RESEARCH SUPPORT, NON-U.S. GOV'T
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CDC/AHA Workshop on Markers of Inflammation and Cardiovascular Disease: Application to Clinical and Public Health Practice: clinical use of inflammatory markers in patients with cardiovascular diseases: a background paper.

Circulation 2004 December 22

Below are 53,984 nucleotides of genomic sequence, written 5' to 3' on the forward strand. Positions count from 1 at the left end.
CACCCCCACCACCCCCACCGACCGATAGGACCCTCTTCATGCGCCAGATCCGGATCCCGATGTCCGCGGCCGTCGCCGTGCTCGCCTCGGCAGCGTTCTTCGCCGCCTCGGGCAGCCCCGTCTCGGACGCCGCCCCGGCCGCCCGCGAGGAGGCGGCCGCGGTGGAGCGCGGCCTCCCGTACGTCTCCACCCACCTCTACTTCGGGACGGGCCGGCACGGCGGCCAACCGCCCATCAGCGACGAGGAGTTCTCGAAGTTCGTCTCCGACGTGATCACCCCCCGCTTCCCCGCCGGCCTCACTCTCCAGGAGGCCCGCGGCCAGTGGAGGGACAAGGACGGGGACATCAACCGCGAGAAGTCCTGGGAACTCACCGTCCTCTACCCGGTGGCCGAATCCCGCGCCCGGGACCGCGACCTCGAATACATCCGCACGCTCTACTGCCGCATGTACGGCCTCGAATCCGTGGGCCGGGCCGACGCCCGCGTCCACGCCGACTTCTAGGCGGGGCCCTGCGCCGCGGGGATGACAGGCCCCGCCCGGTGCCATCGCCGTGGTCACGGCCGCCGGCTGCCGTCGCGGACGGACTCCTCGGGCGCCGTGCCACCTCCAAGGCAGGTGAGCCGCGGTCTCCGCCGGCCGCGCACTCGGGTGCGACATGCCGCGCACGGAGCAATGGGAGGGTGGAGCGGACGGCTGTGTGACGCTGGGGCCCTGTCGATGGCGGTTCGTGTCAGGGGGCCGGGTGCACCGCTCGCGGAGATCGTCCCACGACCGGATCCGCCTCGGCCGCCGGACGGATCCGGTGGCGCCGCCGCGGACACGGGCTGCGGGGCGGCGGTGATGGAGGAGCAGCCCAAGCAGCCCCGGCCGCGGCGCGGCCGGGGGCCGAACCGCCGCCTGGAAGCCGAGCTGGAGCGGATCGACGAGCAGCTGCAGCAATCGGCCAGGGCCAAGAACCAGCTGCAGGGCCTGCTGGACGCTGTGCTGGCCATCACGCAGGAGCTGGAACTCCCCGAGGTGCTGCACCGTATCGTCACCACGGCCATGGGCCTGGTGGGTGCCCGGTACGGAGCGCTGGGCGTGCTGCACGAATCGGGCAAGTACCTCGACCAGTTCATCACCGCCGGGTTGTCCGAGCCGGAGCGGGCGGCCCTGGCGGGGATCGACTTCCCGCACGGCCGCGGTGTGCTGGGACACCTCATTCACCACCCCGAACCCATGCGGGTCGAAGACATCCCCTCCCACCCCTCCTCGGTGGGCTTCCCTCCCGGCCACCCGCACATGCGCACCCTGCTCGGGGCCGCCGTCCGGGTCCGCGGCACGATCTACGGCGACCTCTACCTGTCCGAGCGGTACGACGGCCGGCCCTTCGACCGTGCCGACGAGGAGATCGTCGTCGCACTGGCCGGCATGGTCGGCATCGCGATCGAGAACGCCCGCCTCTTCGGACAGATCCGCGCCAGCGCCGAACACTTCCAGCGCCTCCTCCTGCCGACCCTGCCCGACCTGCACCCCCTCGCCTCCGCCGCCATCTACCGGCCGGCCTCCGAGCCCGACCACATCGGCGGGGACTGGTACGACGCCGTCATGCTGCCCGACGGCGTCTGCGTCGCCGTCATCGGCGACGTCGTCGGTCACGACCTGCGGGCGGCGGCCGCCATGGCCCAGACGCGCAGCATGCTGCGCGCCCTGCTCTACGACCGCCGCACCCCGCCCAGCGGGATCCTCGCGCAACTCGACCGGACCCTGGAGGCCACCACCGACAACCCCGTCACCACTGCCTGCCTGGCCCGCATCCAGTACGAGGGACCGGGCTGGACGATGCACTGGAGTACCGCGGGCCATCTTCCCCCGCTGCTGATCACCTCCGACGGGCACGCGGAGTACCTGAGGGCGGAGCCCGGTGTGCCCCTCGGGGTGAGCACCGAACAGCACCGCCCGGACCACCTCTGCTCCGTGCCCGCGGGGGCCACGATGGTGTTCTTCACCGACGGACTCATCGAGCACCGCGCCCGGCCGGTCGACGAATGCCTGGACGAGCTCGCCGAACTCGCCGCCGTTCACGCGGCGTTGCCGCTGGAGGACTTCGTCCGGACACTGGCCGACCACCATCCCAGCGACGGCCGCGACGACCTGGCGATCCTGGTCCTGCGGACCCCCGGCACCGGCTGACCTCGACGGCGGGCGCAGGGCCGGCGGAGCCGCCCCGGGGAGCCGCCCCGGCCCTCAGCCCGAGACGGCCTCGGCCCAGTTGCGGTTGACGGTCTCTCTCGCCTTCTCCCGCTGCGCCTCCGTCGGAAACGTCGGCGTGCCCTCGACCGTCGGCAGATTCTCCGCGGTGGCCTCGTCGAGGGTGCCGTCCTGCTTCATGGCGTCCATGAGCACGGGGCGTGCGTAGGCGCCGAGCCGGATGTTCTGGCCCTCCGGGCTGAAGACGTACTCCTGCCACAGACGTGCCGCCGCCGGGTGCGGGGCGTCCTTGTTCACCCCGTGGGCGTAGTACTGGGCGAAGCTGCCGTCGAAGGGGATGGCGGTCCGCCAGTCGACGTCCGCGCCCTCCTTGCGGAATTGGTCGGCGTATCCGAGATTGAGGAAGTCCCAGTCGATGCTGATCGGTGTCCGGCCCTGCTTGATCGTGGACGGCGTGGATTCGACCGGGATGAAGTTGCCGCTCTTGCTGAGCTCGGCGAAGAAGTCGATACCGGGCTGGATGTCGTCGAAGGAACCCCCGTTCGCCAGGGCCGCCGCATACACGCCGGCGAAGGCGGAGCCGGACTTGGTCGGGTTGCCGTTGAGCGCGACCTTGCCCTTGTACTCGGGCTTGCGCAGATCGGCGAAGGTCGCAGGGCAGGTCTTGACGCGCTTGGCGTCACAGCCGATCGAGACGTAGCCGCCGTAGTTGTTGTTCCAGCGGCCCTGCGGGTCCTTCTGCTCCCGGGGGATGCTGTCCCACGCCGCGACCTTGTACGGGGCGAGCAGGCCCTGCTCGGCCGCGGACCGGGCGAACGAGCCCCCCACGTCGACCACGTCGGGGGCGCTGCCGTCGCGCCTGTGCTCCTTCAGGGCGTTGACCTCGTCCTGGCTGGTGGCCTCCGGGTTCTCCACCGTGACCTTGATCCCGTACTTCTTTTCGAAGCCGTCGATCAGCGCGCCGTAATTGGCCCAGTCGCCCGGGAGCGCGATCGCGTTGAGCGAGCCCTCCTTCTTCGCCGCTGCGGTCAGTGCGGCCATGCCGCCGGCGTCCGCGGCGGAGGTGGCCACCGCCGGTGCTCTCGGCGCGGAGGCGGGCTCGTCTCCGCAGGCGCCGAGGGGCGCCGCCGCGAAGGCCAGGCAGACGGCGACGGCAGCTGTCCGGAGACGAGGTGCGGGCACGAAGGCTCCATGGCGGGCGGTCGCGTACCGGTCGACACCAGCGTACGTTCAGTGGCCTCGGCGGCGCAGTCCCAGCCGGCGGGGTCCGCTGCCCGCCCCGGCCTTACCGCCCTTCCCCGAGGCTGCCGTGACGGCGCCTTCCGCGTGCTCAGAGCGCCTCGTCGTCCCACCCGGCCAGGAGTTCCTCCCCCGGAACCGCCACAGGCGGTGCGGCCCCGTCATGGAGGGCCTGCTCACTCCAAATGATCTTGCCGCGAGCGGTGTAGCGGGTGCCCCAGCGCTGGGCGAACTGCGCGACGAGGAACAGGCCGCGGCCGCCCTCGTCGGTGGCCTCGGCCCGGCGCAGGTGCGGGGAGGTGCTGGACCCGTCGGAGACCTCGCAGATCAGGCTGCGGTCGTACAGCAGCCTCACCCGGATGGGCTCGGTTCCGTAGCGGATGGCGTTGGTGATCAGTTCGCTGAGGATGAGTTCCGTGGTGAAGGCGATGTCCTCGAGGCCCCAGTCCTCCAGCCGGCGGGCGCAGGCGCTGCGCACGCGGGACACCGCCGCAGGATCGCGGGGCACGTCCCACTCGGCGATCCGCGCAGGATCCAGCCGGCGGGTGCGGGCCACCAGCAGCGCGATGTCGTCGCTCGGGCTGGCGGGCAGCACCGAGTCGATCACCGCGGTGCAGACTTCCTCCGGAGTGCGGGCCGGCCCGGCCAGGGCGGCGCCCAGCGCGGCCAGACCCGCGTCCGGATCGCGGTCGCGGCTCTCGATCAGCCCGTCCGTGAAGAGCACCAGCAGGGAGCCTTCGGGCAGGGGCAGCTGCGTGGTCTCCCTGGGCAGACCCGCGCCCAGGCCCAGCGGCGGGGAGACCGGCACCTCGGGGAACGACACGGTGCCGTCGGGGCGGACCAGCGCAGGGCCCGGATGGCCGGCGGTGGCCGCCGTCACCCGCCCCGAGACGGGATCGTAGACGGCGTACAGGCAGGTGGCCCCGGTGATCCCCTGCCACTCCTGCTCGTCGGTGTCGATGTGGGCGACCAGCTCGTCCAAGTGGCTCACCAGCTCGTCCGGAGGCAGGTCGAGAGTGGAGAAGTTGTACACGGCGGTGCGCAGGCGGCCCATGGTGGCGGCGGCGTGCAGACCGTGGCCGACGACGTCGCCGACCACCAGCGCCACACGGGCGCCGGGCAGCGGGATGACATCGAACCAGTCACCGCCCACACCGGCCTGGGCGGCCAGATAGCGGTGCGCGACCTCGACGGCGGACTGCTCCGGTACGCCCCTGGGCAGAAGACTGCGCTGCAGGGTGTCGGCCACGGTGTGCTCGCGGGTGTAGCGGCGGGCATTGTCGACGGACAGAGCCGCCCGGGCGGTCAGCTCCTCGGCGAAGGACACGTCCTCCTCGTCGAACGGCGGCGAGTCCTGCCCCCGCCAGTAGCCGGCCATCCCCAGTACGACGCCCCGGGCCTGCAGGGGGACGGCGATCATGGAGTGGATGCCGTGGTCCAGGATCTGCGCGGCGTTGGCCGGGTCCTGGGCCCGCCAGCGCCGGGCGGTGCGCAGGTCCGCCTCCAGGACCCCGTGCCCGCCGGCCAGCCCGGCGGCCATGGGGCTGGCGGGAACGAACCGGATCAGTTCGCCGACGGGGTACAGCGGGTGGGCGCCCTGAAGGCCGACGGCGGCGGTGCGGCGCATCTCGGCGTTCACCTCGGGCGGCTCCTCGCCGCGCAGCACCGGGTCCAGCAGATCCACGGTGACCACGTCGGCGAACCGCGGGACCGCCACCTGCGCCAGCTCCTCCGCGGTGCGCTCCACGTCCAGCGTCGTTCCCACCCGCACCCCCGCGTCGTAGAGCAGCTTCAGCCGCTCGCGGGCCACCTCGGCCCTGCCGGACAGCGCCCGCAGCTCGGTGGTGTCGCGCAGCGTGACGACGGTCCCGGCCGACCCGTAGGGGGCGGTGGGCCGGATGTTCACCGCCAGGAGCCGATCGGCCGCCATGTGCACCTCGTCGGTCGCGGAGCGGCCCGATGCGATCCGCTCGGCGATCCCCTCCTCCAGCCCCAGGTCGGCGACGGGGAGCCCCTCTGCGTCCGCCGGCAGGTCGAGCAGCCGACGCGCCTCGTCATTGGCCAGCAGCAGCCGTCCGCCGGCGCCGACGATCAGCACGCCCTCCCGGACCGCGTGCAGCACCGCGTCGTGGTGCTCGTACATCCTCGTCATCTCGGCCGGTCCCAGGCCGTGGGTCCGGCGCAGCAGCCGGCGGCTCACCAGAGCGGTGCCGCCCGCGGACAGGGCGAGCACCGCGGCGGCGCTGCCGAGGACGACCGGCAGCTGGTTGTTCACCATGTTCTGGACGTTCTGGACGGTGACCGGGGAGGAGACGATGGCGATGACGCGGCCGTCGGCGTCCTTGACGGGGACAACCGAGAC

Inflammation is a recognized key component of acute coronary syndromes. Such pathogenetic achievement has led to the use of inflammatory cells and proteins as prognostic markers in these syndromes. A number of markers have been proposed, including proinflammatory cytokines such as interleukin-6, interleukin-1RA, and tumor necrosis factor-alpha, adhesion molecules such as intracellular adhesion molecule-1 and vascular adhesion molecule-1 and markers of cell activation. Although all are of scientific interest, the clinical use of these markers is limited by their high cost, low availability, and unfavorable biological profile. Conversely, common markers of inflammation such as C-reactive protein (CRP), the prototypic acute phase protein, and to a lesser extent fibrinogen, have been proven to be reliable and important markers of risk in ischemic heart disease. CRP, in particular, has been found to be associated with short- and long-term prognosis in acute coronary syndromes, including ST-elevation myocardial infarction, and in stable angina, and to predict the risk of restenosis and major events, including death, after revascularization procedures. CRP has been consistently found to be independent from other risk factors and to have an incremental value beyond the common risk factors and biochemical markers of risk, including troponin. Whether CRP also should be used as a guide to therapy is still a matter of discussion that deserves further, properly designed studies.

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